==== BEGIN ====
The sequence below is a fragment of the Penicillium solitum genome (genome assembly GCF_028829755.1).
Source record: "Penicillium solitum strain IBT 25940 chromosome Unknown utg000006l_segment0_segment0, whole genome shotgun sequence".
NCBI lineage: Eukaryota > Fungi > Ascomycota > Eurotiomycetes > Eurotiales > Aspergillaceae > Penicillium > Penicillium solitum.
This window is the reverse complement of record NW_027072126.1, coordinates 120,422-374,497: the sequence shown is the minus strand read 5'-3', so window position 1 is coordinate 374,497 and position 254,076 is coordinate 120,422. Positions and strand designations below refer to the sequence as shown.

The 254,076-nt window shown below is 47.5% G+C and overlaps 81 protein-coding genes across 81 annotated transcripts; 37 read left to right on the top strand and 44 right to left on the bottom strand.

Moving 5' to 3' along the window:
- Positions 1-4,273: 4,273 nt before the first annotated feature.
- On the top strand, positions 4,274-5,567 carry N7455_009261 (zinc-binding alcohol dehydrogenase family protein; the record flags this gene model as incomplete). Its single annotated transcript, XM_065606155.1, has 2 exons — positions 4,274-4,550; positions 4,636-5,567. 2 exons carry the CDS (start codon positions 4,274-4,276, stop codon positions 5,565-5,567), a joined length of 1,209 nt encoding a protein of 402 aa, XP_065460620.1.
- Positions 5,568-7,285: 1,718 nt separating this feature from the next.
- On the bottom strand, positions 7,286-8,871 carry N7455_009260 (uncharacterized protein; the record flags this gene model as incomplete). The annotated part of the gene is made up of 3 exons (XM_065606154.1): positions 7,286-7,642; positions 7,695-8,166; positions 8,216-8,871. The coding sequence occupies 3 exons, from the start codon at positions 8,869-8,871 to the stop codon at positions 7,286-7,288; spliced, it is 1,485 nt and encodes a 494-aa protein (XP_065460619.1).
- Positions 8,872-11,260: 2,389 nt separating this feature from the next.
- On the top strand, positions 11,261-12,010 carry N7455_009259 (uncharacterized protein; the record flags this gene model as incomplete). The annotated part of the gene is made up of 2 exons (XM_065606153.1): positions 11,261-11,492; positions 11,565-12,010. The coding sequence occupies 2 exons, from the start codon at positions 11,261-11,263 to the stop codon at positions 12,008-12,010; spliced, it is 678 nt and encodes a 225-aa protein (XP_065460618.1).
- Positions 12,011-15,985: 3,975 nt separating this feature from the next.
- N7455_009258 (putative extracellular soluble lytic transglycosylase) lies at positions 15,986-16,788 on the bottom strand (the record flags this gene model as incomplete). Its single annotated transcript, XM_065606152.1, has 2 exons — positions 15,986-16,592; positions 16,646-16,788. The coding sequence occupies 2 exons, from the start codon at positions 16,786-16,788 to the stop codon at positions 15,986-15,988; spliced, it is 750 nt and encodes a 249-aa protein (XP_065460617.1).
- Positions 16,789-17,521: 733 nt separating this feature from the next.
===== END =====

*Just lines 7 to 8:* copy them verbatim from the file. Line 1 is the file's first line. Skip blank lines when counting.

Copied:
- Positions 1-4,273: 4,273 nt before the first annotated feature.
- On the top strand, positions 4,274-5,567 carry N7455_009261 (zinc-binding alcohol dehydrogenase family protein; the record flags this gene model as incomplete). Its single annotated transcript, XM_065606155.1, has 2 exons — positions 4,274-4,550; positions 4,636-5,567. 2 exons carry the CDS (start codon positions 4,274-4,276, stop codon positions 5,565-5,567), a joined length of 1,209 nt encoding a protein of 402 aa, XP_065460620.1.